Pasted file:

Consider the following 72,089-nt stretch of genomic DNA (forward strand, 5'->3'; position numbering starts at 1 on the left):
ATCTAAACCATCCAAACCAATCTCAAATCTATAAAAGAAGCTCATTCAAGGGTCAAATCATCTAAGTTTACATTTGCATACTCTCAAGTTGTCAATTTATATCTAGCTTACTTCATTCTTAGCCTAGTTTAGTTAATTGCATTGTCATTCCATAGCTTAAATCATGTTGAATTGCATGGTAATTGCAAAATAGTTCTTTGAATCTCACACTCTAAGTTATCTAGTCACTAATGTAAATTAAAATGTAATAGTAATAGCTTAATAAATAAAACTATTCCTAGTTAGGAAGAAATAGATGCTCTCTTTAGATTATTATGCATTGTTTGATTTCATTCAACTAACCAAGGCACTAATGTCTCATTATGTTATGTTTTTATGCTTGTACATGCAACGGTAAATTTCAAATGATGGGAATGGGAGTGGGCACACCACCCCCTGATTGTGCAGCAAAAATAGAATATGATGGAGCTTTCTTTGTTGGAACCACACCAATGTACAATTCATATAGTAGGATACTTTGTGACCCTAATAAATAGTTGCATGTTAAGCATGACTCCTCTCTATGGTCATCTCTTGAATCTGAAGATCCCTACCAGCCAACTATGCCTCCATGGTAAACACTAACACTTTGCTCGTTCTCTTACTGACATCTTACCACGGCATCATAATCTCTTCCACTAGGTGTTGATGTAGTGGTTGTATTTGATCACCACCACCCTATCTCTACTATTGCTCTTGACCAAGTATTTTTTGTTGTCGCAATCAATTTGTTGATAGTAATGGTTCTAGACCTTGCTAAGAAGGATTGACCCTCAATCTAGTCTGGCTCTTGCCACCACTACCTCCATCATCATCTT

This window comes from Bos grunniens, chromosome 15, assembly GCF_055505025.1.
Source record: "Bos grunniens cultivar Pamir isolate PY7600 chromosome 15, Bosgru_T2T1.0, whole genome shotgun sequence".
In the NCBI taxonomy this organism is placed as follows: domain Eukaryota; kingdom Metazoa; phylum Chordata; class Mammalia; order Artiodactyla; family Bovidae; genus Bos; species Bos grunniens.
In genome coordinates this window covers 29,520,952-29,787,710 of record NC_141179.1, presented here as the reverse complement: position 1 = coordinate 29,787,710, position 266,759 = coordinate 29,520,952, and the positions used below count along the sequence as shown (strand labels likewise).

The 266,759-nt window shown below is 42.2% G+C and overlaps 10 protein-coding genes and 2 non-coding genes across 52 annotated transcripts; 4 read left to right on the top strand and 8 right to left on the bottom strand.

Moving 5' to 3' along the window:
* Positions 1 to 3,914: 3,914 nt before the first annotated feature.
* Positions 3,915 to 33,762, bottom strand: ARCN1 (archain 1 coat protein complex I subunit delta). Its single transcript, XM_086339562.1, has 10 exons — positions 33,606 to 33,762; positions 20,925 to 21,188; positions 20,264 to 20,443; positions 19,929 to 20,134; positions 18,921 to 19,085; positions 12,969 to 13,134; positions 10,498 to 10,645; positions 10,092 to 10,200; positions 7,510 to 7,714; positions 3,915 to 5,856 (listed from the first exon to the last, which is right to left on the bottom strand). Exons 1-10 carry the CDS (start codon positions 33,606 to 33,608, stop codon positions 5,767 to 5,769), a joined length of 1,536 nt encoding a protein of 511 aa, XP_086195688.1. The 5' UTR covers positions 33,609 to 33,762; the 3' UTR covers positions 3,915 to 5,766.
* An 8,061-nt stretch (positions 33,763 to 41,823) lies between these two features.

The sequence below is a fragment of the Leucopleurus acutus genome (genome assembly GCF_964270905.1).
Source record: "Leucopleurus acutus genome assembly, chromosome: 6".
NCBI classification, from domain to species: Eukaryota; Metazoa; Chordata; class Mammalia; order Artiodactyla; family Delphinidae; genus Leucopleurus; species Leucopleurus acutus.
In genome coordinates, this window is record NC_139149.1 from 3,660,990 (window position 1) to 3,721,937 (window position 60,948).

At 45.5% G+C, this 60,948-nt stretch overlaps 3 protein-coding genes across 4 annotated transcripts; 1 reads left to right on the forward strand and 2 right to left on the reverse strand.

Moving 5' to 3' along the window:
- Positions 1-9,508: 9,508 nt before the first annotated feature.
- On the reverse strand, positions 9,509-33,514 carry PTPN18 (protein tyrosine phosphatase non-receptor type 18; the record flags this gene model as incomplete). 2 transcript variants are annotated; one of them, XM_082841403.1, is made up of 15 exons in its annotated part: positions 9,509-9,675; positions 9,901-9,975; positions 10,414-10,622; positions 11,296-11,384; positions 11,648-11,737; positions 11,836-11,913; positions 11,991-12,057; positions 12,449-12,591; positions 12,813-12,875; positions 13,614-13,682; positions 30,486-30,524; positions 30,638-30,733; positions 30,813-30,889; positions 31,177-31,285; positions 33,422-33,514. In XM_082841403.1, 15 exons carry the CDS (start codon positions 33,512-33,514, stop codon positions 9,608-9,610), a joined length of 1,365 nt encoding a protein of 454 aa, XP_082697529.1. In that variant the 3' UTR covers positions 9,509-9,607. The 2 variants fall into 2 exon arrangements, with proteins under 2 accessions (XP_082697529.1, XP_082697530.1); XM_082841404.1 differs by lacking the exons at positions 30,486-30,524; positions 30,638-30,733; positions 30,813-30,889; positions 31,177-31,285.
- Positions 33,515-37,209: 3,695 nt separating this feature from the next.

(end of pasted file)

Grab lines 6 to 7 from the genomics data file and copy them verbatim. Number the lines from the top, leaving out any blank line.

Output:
In genome coordinates this window covers 29,520,952-29,787,710 of record NC_141179.1, presented here as the reverse complement: position 1 = coordinate 29,787,710, position 266,759 = coordinate 29,520,952, and the positions used below count along the sequence as shown (strand labels likewise).

The 266,759-nt window shown below is 42.2% G+C and overlaps 10 protein-coding genes and 2 non-coding genes across 52 annotated transcripts; 4 read left to right on the top strand and 8 right to left on the bottom strand.